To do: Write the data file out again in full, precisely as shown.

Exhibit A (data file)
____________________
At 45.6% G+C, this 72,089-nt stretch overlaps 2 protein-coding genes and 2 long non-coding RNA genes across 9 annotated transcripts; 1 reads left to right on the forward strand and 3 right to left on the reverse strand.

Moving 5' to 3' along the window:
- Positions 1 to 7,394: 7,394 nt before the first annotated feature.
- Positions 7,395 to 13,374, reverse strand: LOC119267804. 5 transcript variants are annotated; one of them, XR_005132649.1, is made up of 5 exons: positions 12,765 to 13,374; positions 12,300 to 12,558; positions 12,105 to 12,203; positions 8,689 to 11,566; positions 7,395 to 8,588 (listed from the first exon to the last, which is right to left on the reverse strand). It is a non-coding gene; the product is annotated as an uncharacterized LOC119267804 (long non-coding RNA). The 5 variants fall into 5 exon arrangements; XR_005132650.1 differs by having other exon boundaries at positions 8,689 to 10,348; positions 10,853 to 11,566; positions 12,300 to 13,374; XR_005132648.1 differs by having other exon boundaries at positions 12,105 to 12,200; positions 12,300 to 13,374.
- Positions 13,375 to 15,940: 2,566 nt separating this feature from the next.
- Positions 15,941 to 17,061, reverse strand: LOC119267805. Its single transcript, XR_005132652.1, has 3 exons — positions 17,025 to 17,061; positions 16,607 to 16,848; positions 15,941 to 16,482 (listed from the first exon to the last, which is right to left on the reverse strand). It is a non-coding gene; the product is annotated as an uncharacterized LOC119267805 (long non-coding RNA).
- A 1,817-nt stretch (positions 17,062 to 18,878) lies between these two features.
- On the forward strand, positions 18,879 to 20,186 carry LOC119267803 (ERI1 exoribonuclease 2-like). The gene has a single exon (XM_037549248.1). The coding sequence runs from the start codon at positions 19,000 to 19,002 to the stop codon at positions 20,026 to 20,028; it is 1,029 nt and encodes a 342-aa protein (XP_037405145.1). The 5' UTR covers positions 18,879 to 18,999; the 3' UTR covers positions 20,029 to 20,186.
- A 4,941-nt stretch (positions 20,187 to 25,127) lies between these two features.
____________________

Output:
At 45.6% G+C, this 72,089-nt stretch overlaps 2 protein-coding genes and 2 long non-coding RNA genes across 9 annotated transcripts; 1 reads left to right on the forward strand and 3 right to left on the reverse strand.

Moving 5' to 3' along the window:
- Positions 1 to 7,394: 7,394 nt before the first annotated feature.
- Positions 7,395 to 13,374, reverse strand: LOC119267804. 5 transcript variants are annotated; one of them, XR_005132649.1, is made up of 5 exons: positions 12,765 to 13,374; positions 12,300 to 12,558; positions 12,105 to 12,203; positions 8,689 to 11,566; positions 7,395 to 8,588 (listed from the first exon to the last, which is right to left on the reverse strand). It is a non-coding gene; the product is annotated as an uncharacterized LOC119267804 (long non-coding RNA). The 5 variants fall into 5 exon arrangements; XR_005132650.1 differs by having other exon boundaries at positions 8,689 to 10,348; positions 10,853 to 11,566; positions 12,300 to 13,374; XR_005132648.1 differs by having other exon boundaries at positions 12,105 to 12,200; positions 12,300 to 13,374.
- Positions 13,375 to 15,940: 2,566 nt separating this feature from the next.
- Positions 15,941 to 17,061, reverse strand: LOC119267805. Its single transcript, XR_005132652.1, has 3 exons — positions 17,025 to 17,061; positions 16,607 to 16,848; positions 15,941 to 16,482 (listed from the first exon to the last, which is right to left on the reverse strand). It is a non-coding gene; the product is annotated as an uncharacterized LOC119267805 (long non-coding RNA).
- A 1,817-nt stretch (positions 17,062 to 18,878) lies between these two features.
- On the forward strand, positions 18,879 to 20,186 carry LOC119267803 (ERI1 exoribonuclease 2-like). The gene has a single exon (XM_037549248.1). The coding sequence runs from the start codon at positions 19,000 to 19,002 to the stop codon at positions 20,026 to 20,028; it is 1,029 nt and encodes a 342-aa protein (XP_037405145.1). The 5' UTR covers positions 18,879 to 18,999; the 3' UTR covers positions 20,029 to 20,186.
- A 4,941-nt stretch (positions 20,187 to 25,127) lies between these two features.